This strikes squarely at the most debilitating of depressive symptoms: poor self-worth. We often judge ourselves as shameful and worthless.
But the Golden RULE works in both directions. We should love and respect ourselves as we do others.
So we can ask questions like,
- Can I treat myself as a friend I care about and respect?
- Can I accept myself as a “work in progress” rather than a failure?
- What would happen if I stopped focusing on what I did wrong and started working on what I can do differently in the future?
I’m not saying we should always think the best of our actions and choices. Sometimes we act wrongly and hurt others. We should feel regret when that happens.
But the depressed mind often turns that regret onto self rather than the actions.
So instead of saying, “I really hate the way I yelled at you yesterday,” we say, “I really hate myself for doing that. I’m such a scumbag.”
But following the Golden RULE means that, because we respect others, we will regret hurting them. And because we respect ourselves, we will try to change our hurtful ways. So, both the inner and outer applications inspire us to do better in the future.
My main point is this: the Golden RULE extends love and compassion towards others and ourselves.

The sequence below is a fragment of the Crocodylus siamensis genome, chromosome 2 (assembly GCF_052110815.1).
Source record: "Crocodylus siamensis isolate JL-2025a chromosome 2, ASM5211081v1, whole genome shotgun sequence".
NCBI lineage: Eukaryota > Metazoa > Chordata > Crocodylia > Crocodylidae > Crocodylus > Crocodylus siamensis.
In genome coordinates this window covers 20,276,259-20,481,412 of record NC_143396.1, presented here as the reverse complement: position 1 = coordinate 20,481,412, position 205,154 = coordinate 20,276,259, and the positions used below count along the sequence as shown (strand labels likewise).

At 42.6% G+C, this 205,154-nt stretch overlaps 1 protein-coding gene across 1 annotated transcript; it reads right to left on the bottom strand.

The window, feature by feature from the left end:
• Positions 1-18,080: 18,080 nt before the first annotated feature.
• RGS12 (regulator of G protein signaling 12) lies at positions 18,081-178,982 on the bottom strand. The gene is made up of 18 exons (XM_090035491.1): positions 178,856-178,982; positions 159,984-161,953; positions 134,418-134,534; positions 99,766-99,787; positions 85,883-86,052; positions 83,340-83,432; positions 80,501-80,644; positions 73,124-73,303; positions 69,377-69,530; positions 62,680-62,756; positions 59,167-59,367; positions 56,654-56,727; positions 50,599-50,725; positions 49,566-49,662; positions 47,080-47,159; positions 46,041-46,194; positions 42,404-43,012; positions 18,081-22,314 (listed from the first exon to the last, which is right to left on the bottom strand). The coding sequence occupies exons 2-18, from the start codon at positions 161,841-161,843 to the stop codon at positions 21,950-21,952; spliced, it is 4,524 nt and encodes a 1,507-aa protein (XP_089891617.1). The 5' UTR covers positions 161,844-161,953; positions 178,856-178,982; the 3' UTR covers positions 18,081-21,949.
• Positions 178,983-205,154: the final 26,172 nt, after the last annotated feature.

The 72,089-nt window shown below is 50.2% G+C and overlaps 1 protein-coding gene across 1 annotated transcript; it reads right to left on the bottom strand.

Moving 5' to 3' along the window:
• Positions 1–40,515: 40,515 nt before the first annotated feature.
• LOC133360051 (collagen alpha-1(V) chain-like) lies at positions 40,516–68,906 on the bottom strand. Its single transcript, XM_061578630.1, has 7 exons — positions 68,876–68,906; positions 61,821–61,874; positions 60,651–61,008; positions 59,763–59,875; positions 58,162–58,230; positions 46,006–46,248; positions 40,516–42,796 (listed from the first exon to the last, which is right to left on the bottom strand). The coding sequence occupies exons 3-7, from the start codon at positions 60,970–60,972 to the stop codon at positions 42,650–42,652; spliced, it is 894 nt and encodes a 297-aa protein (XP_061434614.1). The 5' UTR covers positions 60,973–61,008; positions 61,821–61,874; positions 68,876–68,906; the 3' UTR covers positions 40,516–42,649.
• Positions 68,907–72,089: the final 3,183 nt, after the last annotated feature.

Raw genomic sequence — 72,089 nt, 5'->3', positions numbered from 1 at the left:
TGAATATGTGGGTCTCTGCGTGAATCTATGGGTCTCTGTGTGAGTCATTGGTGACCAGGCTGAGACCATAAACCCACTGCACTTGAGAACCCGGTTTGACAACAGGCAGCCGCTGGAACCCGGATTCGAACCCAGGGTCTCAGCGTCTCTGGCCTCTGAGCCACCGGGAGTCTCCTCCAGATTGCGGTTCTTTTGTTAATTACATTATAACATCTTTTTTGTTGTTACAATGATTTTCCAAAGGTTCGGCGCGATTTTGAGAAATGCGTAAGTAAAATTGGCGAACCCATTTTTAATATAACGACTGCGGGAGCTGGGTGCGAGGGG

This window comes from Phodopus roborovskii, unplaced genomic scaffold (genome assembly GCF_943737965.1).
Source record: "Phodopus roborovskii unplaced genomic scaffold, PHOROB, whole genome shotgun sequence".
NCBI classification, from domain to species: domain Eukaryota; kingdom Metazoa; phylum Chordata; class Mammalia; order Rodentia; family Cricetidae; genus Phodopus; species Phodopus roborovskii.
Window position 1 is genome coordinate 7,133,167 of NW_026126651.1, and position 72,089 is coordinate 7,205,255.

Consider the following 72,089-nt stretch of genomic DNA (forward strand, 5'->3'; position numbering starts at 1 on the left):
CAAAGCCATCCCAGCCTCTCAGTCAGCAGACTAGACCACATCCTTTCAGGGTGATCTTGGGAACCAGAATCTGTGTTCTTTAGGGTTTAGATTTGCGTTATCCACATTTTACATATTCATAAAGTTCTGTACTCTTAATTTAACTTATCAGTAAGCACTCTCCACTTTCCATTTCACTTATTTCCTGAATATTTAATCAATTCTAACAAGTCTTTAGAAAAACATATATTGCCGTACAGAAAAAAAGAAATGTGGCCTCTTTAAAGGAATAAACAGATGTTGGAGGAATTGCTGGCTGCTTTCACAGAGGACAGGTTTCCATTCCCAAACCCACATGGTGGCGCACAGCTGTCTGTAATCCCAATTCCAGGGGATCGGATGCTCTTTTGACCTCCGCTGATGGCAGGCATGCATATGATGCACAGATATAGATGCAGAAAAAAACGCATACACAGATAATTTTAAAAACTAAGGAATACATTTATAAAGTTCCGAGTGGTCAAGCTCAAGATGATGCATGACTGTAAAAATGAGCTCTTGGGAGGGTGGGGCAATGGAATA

Albert Schweitzer said, “Until he extends the circle of his compassion to all living things, man will not himself find peace.”
Now that we’ve learned the four main roads out of anxiety and depression, the next step is to learn to use these four principles against the negative thought patterns we see in these disorders. That’s the topic of my next series.
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 Confucius, Analects, 15:23, 6:28
 Mahabharata 5:1517
 Udanavargu, 5:18, Tibetan Dhammapada, 1983.
 The Sunnah (from the Hadith), publ. 1975.
 Babylonian Talmud, Shabbat 31a, as cited in Glatzer, 1969, p. 197.
 Matthew 7:12 (New International Version)
 Matthew 22:37-39 New International Version (NIV)
Dr. Pamela Coburn-Litvak has published research articles on exercise and stress in Neuroscience and Neurobiology of Learning and Behavior. Her latest book, Leaving the Shadowland of Stress, Anxiety, and Depression, was published in 2020.
After receiving a Ph.D. in Neurobiology and Behavior from the State University of New York at Stony Brook, she served as both Assistant Professor of Physiology & Pharmacology and Special Assistant to the Vice President for Research Affairs at Loma Linda University in Loma Linda, California. She then joined the Biology department at Andrews University and developed courses in human physiology as well as the neurobiology of mental illness. She also founded Rock @ Science LLC, a company that specializes in health and science education and web development. She co-developed the brain and body physiology segment of the Stress: Beyond Coping seminar with its creator, Dr. William “Skip” MacCarty, DMin.
Dr. Coburn-Litvak currently lives in California with her husband. Their two daughters are mostly grown and attending school elsewhere.
When she’s not studying or teaching about stress, she enjoys stress-relieving activities like puttering around the garden, taking nature walks with her family, knitting, cooking, and reading.